One by one, five of the seven sisters traded the sprawling mountains of Georgia for the crowded suburbia of Rhode Island. They soon found out that the promised land came with its own set of hardships and trials. As they grappled with the loss of what they left behind—which was, quite frankly, everything—my parents, aunts, and uncles had to adjust to a new culture, language, and way of life. Compounded with small children and infants who demanded constant attention and care (I myself was five months old when we moved to America), the weight of these burdens proved more than the men could bear. Two of my uncles suffered from alcoholism, and the unfamiliar landscape only exacerbated their crippling addiction. My own father’s mental illness was triggered in those early years, not only debilitating him but also isolating him over time.
Despite their husbands’ demons, my mother and aunts devoted themselves to providing the most nurturing and dynamic upbringing as possible for me and my cousins. From cleaning the gutters to cooking dinner to picking up extra jobs, there was nothing these women couldn’t or wouldn’t do for us: they were superhuman and they were the pillars of our families. I don’t mention any of this as a passing judgment on the men in my family but as a testament to, as my boyfriend aptly dubbed them, The Matriarchy. These are women whose lives were hard but who remained kind and dedicated themselves to building and sustaining their loved ones. In speaking of the dedakatsi she met in Georgia, Hercules reminded me of the strong, independent women in my own life.
What I know of perseverance, willpower, and sisterhood comes from this pack of mother-men. But the most formative lesson I gleaned from them was the power of food and its ability to ground and nourish. The childhood image of my mother standing at the stove stirring a big pot of stew or at the counter chopping away at cilantro and parsley will forever be engrained in my mind. As I grew older, I found myself being drawn to the kitchen and spending more and more time alongside her and my aunts. I came to see how a simple meal, made from scratch, not only filled our needs at the most elemental level but also comforted and united us. Whether we were rolling khachapuri (cheese bread) or grating beets for borscht, we were keeping a food heritage alive that restored a bit of the life they left behind while at the same time paving the way for new traditions.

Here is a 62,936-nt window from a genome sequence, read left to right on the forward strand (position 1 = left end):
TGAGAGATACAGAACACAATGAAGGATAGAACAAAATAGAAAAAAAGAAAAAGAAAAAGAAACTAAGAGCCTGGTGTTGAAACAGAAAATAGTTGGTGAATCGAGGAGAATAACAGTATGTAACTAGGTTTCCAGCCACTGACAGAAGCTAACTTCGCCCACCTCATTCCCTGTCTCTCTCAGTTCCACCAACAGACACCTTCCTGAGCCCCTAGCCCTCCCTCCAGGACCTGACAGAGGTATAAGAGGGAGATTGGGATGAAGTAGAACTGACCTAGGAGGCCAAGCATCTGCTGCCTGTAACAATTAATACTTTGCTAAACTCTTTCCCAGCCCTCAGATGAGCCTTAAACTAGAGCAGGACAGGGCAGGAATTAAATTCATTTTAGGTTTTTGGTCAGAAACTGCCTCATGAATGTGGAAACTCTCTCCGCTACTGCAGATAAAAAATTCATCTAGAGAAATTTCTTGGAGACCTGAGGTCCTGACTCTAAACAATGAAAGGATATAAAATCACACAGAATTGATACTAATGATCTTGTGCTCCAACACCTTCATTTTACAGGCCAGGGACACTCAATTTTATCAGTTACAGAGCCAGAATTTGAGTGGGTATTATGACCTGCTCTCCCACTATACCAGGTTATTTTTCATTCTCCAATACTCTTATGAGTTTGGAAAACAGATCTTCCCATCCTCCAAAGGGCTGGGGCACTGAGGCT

As these women continue to share their knowledge with me, I preserve it as any millennial would—by sharing it with others through my writing and social media. I’ve been able to witness how genuine interest from others has encouraged my mother and aunts to see their food heritage in a new light and to fall in love with it. What was once just another dull familial duty, cooking is now approached with an eagerness, passion, and pride I never witnessed growing up. This rekindled interest has brought us closer while also empowering our sense of self.
So in light of this nuanced take on tradition, I put forth a new understanding of what it means to be a dedakatsi in the twenty-first century. This is a woman whose strength doesn’t lie in her ability to take on a man’s role, but simply in her willingness to face life’s obstacles head-on. Whose value and sense of worth don’t stem from her finesse with a broom or a rolling pin but in the passions and aspirations that drive her to do and be better. Who finds her independence in fully and abundantly loving herself—whether that’s through food, meditation, you name it—and letting that awareness and those acts of self-love set her free. Dedakatsi don’t just exist in Georgia but throughout the world, in all walks of life.
We inspire, encourage, and look after each other in sisterhood and in a way that I know Kartlis Deda would appreciate.
Originally published in Comestible Issue 7
Illustration by Laurence Deschamps-Léger (Laucolo)